No, it’s not a Photoshop trick! If you have been following us closely, then you may recall us mentioning Salar de Uyuni (or Salar de Tunupa) in our list of 41 Places To See Before You Die.
Salar de Uyuni (salar is salt flat in Spanish) is currently the world’s largest salt flat at 10,582 square kilometers (4,086 sq mi). Actually, some 30,000–42,000 years ago, the area was part of a giant prehistoric lake, Lake Minchin. When it dried, it left behind two modern lakes and two major salt deserts, Salar de Coipasa and the larger Salar de Uyuni.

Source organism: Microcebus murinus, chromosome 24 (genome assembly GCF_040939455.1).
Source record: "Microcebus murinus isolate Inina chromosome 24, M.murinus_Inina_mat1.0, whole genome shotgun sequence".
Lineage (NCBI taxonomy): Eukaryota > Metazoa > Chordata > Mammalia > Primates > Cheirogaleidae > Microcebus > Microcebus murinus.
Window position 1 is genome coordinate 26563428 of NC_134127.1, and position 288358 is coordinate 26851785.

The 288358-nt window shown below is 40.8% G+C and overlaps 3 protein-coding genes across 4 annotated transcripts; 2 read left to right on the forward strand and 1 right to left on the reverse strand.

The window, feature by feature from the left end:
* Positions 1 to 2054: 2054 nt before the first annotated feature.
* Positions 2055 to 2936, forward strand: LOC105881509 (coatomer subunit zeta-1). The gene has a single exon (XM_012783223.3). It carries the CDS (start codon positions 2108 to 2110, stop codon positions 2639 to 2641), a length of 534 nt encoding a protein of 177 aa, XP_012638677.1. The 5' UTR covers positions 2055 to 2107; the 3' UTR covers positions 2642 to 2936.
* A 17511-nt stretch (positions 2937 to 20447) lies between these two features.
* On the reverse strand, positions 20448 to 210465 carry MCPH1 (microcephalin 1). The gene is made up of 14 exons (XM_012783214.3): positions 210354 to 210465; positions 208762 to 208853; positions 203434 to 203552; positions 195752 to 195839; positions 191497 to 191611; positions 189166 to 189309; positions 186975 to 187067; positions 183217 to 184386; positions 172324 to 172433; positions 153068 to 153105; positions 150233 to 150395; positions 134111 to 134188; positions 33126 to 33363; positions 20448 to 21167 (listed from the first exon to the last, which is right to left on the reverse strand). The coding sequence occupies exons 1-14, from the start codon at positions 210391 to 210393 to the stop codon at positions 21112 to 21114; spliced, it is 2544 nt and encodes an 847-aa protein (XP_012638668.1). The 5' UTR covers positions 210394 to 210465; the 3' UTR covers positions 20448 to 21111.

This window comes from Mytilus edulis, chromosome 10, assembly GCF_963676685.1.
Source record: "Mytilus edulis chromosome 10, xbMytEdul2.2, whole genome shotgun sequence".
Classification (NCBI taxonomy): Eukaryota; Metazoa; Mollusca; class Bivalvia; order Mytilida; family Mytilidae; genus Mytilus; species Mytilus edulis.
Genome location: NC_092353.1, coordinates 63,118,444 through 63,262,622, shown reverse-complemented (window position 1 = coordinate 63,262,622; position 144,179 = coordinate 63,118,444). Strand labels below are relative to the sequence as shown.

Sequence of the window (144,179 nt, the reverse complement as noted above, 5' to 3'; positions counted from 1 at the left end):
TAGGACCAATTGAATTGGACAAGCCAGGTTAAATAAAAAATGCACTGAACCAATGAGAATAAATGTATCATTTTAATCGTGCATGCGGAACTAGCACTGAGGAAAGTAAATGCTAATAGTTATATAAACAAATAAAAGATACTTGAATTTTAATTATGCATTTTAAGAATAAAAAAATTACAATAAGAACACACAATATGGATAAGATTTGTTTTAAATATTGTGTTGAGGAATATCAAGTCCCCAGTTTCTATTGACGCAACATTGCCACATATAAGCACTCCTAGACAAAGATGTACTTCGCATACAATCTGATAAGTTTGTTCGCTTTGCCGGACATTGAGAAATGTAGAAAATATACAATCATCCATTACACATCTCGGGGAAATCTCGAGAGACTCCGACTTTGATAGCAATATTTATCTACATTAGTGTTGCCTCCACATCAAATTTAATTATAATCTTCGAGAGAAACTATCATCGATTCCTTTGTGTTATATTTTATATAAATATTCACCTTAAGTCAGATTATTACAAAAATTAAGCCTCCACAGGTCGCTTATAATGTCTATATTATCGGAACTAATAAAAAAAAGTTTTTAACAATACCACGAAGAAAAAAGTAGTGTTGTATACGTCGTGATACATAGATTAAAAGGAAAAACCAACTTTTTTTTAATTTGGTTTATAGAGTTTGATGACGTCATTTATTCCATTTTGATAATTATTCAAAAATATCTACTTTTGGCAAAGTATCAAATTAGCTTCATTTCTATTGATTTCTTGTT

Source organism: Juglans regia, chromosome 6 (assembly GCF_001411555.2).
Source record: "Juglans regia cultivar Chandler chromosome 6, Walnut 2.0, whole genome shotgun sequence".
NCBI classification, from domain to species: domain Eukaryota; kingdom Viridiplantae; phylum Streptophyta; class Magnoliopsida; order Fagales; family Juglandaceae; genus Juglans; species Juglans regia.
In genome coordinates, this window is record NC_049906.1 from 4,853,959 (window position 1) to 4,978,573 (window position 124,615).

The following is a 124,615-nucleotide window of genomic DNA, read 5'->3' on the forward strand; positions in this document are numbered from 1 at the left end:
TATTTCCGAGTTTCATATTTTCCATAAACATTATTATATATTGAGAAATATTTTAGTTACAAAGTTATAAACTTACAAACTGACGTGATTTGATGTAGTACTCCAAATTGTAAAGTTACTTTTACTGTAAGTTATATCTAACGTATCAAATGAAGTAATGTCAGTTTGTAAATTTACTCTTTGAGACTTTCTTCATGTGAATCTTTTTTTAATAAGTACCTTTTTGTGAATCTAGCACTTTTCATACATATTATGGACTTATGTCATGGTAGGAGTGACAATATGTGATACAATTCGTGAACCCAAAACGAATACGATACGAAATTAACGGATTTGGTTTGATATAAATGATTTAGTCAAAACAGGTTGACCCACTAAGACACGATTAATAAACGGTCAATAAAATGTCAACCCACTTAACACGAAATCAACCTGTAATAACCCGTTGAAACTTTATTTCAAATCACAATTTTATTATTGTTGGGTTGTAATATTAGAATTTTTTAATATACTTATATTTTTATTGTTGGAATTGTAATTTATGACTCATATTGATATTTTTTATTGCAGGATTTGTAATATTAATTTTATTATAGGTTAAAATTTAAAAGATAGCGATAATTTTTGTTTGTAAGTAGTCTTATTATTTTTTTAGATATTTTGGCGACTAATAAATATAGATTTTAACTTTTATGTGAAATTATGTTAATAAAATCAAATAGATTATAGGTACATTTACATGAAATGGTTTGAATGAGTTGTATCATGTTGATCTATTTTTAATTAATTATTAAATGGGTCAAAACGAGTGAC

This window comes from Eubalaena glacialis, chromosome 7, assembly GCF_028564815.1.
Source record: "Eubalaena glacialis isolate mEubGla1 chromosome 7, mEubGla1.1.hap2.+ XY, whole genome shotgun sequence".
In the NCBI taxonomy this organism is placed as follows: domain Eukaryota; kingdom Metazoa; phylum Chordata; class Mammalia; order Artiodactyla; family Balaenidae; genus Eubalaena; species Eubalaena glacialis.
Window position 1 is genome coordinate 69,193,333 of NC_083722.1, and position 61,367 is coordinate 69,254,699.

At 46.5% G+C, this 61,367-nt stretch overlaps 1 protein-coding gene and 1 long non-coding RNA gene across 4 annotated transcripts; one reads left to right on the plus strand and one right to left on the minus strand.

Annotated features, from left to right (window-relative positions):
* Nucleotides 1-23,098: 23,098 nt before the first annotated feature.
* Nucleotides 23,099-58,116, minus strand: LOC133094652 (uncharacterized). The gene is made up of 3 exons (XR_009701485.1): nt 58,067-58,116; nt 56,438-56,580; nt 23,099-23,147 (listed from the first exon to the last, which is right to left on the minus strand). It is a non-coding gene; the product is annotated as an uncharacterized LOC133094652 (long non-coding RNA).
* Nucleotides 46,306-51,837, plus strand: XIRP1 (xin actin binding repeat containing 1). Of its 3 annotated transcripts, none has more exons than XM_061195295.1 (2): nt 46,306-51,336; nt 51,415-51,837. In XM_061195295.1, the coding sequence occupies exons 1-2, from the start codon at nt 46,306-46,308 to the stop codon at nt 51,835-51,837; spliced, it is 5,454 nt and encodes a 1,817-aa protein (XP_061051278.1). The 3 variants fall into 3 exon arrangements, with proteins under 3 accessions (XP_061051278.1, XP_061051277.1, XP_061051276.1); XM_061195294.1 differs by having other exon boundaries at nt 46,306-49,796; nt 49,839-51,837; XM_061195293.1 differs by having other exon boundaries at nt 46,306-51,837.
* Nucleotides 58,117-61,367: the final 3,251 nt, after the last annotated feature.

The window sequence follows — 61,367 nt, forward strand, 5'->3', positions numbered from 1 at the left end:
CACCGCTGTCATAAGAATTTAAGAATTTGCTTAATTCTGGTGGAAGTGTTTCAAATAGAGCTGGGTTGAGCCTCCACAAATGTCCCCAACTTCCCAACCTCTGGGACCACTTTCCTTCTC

Located in southwest Bolivia, near the crest of the Andes, it is covered by a few meters of salt crust, which has an extraordinary flatness with the average altitude variations within one meter over the entire area of the Salar. The large area, clear skies and exceptional surface flatness make the Salar an ideal object for calibrating the altimeters of Earth observation satellites.
When covered with water, this extraordinary place becomes one of the largest mirrors on Earth.